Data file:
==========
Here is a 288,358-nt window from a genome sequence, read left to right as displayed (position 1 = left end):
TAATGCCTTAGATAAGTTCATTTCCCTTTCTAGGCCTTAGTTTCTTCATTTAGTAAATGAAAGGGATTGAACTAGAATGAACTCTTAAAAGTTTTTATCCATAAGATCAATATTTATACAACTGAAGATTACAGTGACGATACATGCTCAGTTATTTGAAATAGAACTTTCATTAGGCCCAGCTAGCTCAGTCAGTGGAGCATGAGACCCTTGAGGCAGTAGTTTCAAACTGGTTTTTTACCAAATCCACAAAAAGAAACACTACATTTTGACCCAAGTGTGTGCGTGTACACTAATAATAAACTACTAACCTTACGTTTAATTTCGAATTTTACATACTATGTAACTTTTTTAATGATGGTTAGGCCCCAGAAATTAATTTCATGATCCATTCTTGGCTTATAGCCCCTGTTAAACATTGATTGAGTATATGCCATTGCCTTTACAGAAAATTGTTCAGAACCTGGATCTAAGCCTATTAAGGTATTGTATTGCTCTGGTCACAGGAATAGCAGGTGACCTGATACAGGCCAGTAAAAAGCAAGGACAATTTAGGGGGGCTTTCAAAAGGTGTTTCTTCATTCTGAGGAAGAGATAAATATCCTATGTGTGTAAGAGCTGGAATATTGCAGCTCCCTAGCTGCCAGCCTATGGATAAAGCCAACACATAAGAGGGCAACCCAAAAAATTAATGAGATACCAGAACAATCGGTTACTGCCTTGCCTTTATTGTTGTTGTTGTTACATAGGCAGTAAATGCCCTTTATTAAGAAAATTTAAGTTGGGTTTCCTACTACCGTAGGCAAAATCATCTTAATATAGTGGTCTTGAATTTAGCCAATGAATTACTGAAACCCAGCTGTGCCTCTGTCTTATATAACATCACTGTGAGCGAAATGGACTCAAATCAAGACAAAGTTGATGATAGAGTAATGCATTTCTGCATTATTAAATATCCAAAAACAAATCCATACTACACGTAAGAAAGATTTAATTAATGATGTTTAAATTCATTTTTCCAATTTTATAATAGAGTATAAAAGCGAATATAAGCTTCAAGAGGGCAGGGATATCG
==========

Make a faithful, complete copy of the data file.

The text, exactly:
Here is a 288,358-nt window from a genome sequence, read left to right as displayed (position 1 = left end):
TAATGCCTTAGATAAGTTCATTTCCCTTTCTAGGCCTTAGTTTCTTCATTTAGTAAATGAAAGGGATTGAACTAGAATGAACTCTTAAAAGTTTTTATCCATAAGATCAATATTTATACAACTGAAGATTACAGTGACGATACATGCTCAGTTATTTGAAATAGAACTTTCATTAGGCCCAGCTAGCTCAGTCAGTGGAGCATGAGACCCTTGAGGCAGTAGTTTCAAACTGGTTTTTTACCAAATCCACAAAAAGAAACACTACATTTTGACCCAAGTGTGTGCGTGTACACTAATAATAAACTACTAACCTTACGTTTAATTTCGAATTTTACATACTATGTAACTTTTTTAATGATGGTTAGGCCCCAGAAATTAATTTCATGATCCATTCTTGGCTTATAGCCCCTGTTAAACATTGATTGAGTATATGCCATTGCCTTTACAGAAAATTGTTCAGAACCTGGATCTAAGCCTATTAAGGTATTGTATTGCTCTGGTCACAGGAATAGCAGGTGACCTGATACAGGCCAGTAAAAAGCAAGGACAATTTAGGGGGGCTTTCAAAAGGTGTTTCTTCATTCTGAGGAAGAGATAAATATCCTATGTGTGTAAGAGCTGGAATATTGCAGCTCCCTAGCTGCCAGCCTATGGATAAAGCCAACACATAAGAGGGCAACCCAAAAAATTAATGAGATACCAGAACAATCGGTTACTGCCTTGCCTTTATTGTTGTTGTTGTTACATAGGCAGTAAATGCCCTTTATTAAGAAAATTTAAGTTGGGTTTCCTACTACCGTAGGCAAAATCATCTTAATATAGTGGTCTTGAATTTAGCCAATGAATTACTGAAACCCAGCTGTGCCTCTGTCTTATATAACATCACTGTGAGCGAAATGGACTCAAATCAAGACAAAGTTGATGATAGAGTAATGCATTTCTGCATTATTAAATATCCAAAAACAAATCCATACTACACGTAAGAAAGATTTAATTAATGATGTTTAAATTCATTTTTCCAATTTTATAATAGAGTATAAAAGCGAATATAAGCTTCAAGAGGGCAGGGATATCG